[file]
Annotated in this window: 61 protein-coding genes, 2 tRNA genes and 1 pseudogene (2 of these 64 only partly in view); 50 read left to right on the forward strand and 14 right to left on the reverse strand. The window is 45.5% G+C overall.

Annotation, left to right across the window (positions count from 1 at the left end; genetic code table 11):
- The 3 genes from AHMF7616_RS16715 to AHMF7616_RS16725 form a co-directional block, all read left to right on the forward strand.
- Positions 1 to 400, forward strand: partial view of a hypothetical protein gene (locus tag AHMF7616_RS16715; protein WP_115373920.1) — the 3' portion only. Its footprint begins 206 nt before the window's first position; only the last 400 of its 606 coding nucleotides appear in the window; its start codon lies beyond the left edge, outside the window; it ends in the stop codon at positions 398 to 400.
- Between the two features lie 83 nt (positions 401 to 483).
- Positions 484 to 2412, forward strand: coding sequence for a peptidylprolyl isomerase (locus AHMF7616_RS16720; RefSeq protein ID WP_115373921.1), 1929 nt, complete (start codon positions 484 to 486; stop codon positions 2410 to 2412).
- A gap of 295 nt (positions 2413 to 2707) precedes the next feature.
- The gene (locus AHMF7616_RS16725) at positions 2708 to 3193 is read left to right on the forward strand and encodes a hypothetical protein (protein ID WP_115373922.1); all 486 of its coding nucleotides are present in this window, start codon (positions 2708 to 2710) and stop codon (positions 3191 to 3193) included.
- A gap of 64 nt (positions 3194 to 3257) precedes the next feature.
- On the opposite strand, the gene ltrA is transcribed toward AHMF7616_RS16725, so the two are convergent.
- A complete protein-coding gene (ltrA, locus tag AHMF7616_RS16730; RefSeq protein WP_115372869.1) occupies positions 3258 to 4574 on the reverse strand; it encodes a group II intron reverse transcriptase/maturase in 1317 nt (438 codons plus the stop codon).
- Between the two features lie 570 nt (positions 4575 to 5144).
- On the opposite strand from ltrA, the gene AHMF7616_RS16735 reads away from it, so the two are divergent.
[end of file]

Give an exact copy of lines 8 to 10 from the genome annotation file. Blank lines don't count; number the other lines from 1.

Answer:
- The gene (locus AHMF7616_RS16725) at positions 2708 to 3193 is read left to right on the forward strand and encodes a hypothetical protein (protein ID WP_115373922.1); all 486 of its coding nucleotides are present in this window, start codon (positions 2708 to 2710) and stop codon (positions 3191 to 3193) included.
- A gap of 64 nt (positions 3194 to 3257) precedes the next feature.
- On the opposite strand, the gene ltrA is transcribed toward AHMF7616_RS16725, so the two are convergent.